Directed Research
Digital Soul
Fabian Dietrich
Jesse Chappelle

University of Southern California, Los Angeles CA



Studio Participants

Carlos Auces, Madeline Campbell, Jesse Chappelle, Han Chen, Ryan Cripps, Fabian Dietrich, Rachel Hamilton, Lingyu Huang, Yishun Qian, Evan Rubel

In the past three decades digital tools and access to computational processing have permanently rewired the way architecture is designed. Previously impossible forms resulting from entirely different design processes proliferate. New advanced construction technologies have followed closely behind, with robotics and other means of computational automation coming online to realize these new forms in real, physical space. Those same technological advancements are now leading us into a new era of post-scientific logic, and computationally driven artificial intelligence will iteratively solve technical problems previously tackled by the scientific method. Predictive calculations performed by engineers will be replaced by the iterative shuffling of big data, and the resulting solutions will lose whatever intuitive connection to understanding they once had when they were the result of theory and formula.

Evan Rubel
Madeline Campbell

Some argue that technology’s exponential evolution has crossed a threshold between the technically achievable and the humanly affirmational. The hand has been left behind. The meaning, flaws, chaos, surprise, and imperfection we have come to expect have been reduced and, in some cases, lost altogether. Once a complaint about mass production vs handcraft, this sterility is now becoming common to all production. This deficit comes from both computationally driven design and automated building technologies. The machine has either replaced the human producer outright or has become so heavily integrated into the process that machine-like results inevitably follow. Despite this, most buildings are still for humans.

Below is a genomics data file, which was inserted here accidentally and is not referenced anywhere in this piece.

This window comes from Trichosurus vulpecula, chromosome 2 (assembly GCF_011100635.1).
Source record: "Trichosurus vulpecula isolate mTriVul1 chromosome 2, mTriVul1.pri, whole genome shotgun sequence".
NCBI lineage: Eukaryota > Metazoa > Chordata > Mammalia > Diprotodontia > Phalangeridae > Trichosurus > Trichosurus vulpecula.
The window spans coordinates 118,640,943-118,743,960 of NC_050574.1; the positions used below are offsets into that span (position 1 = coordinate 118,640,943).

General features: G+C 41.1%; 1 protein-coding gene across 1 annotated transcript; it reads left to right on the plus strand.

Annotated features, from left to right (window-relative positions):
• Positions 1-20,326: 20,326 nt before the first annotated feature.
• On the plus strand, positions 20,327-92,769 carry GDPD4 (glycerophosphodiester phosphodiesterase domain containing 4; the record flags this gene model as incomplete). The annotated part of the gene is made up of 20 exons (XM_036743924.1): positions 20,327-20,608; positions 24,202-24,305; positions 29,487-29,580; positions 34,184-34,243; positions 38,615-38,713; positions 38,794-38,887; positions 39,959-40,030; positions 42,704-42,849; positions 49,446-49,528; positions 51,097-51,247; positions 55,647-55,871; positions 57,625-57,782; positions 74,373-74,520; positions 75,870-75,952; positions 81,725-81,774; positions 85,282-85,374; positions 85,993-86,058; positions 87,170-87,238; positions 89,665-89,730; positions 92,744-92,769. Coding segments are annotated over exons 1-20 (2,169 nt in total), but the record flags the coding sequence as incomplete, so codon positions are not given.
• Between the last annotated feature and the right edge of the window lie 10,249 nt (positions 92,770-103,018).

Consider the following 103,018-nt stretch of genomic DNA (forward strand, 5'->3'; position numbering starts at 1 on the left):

Ryan Cripps
Rachel Hamilton

This studio is a continuation of a larger trajectory of research investigating the observation that the technically perfect results of automated design and fabrication processes are also often sterile and soulless. This studio will explore the critical proposition that purely digital processes may be augmented, enhanced or otherwise improved by the introduction of a more distinctly human element: the analog practice and physical craft of the “hand.” However, this does not mean to reject the digital or try to turn back the clock. Instead, this studio explores how the hand might be preserved in and through the digital itself. This most basic requirement accepts the safe assumption that architecture (and most other fields) is on an inevitable and irreversible course toward a purely digital future where everything from initial design all the way through building construction and beyond, even to building maintenance, happens inside the (black, and then post-scientific computational) box.

Carlos Auces

Previous studios related to this research utilized the drawing as a departure point. This studio approaches the problem by immediately engaging 3D, through the design of a series of objects to assess, test, refine and redefine design enhanced digital methodologies to attempt to produce what humanity wants or needs from the hand.

Han Chen